Current Courses

Introduction to Environmental Ethics (AS.150.114)

(Introductory-Level Undergraduate Lecture Course, Johns Hopkins University, Spring 2023)

Some of the most pressing moral issues of our time arise from our impact on the environment.  We will explore questions such as: What obligations, if any, do we have to future generations, other species, or ecosystems?  What does it mean for something to be natural, and is being natural desirable?  What is sustainability, and is it desirable?  What does justice look like in a world where alleviating poverty may require worsening climate change?  What kinds of actions (if any) are ethically required of us as individuals: should we leave action on environmental issues to the state, billionaires, and corporations, or ought we to make drastic changes in our own lifestyles?  Is violent or destructive action appropriate to avert disasters that could kill millions?  How can ordinary individuals determine which experts to listen to on complex issues, and can we deal with such issues within a liberal democratic society?

Prerequisites: None

Textbooks: None (all readings will be made available on Canvas)


Past Courses

The Nature and Significance of Animal Minds

(Upper-Level Undergraduate Seminar, JHU, Fall 2022; previously taught at Columbia University, Fall 2018, as GSAS Teaching Scholar)

Humans have a complicated relationship with other animals.  We love them, befriend them and save them. We hunt, farm and eat them. We experiment on and observe them to discover more about them and to discover more about ourselves.  For many of us, our pets are amongst the most familiar inhabitants of our world. Yet when we try to imagine what is going on in a dog or cat’s mind - let alone that of a crow, octopus or bee - many of us are either stumped about how to go about this, or (the science strongly suggests) get things radically wrong.  Is our thought about and behaviour towards animals ethically permissible, or even consistent? Can we reshape our habits of thought about animals to allow for a more rational, richer relationship with the other inhabitants of our planet? In this course, students will reflect on two closely intertwined questions: an ethical question, what sort of relationship ought we to have with animals?; and a metaphysical question, what is the nature of animal minds?  Readings will primarily be from philosophy and ethics and the cognitive sciences, with additional readings from literature and biology.  There are no prerequisites for this class. It will be helpful but certainly not necessary to have taken previous classes in philosophy (especially ethics and philosophy of mind) or in cognitive science.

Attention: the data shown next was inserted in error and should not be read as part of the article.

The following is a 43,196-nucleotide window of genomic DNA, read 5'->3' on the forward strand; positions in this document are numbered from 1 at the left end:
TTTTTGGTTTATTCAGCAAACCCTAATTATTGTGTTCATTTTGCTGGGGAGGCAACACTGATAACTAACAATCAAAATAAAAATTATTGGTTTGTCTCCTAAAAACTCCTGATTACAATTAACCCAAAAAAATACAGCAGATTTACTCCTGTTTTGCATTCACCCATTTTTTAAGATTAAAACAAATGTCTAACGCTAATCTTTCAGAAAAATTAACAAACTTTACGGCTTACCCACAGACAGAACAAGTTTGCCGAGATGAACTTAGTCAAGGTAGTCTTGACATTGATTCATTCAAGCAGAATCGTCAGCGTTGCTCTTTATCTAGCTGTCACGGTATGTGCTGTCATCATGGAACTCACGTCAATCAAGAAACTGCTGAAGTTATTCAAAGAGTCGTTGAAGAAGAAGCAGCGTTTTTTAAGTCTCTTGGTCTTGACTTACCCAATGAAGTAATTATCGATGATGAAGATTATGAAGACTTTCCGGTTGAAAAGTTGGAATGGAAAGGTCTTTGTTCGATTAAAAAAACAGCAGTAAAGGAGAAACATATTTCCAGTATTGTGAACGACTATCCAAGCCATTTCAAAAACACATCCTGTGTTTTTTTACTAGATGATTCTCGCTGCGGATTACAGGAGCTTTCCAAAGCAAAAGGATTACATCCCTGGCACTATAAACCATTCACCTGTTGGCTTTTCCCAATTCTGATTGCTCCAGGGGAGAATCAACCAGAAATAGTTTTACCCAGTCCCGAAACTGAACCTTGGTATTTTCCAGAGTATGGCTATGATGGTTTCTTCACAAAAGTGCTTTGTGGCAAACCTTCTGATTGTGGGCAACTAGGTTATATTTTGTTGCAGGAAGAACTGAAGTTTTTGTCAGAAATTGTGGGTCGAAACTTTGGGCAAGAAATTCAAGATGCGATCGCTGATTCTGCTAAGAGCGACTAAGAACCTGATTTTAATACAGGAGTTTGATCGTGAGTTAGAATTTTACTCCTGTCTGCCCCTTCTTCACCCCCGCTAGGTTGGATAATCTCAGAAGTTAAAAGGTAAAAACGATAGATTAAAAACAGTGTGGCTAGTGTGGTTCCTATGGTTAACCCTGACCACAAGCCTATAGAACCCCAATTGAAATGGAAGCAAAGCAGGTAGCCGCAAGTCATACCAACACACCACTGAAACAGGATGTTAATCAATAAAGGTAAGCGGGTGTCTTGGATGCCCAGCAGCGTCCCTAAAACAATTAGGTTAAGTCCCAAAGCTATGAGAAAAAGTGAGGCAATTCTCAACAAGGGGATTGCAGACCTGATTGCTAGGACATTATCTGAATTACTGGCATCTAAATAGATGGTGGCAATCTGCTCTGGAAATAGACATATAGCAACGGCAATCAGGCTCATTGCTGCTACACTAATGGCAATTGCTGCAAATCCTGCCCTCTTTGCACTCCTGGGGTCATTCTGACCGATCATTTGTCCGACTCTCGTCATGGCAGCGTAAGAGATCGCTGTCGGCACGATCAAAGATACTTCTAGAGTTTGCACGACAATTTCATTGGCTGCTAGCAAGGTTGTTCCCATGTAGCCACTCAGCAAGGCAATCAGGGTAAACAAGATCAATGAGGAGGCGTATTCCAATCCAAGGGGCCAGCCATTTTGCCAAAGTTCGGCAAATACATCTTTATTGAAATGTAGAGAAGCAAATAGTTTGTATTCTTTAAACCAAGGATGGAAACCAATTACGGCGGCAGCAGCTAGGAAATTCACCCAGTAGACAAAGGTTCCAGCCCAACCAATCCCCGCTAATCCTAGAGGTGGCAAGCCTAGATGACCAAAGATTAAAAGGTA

Syllabus Fall 2018, Columbia      Syllabus Fall 2022, JHU

AS.150.451/AS.150.651 Animal Points of View

(Upper Level Undergraduate & Graduate Seminar, Johns Hopkins University, Fall 2021, In Person - Co-taught with Ian Phillips)

Are non-human animals conscious? Do they possess a stream of consciousness like our own? This course will explore these questions by asking what it is for an animal to possess a point of view and a temporal point of view in particular.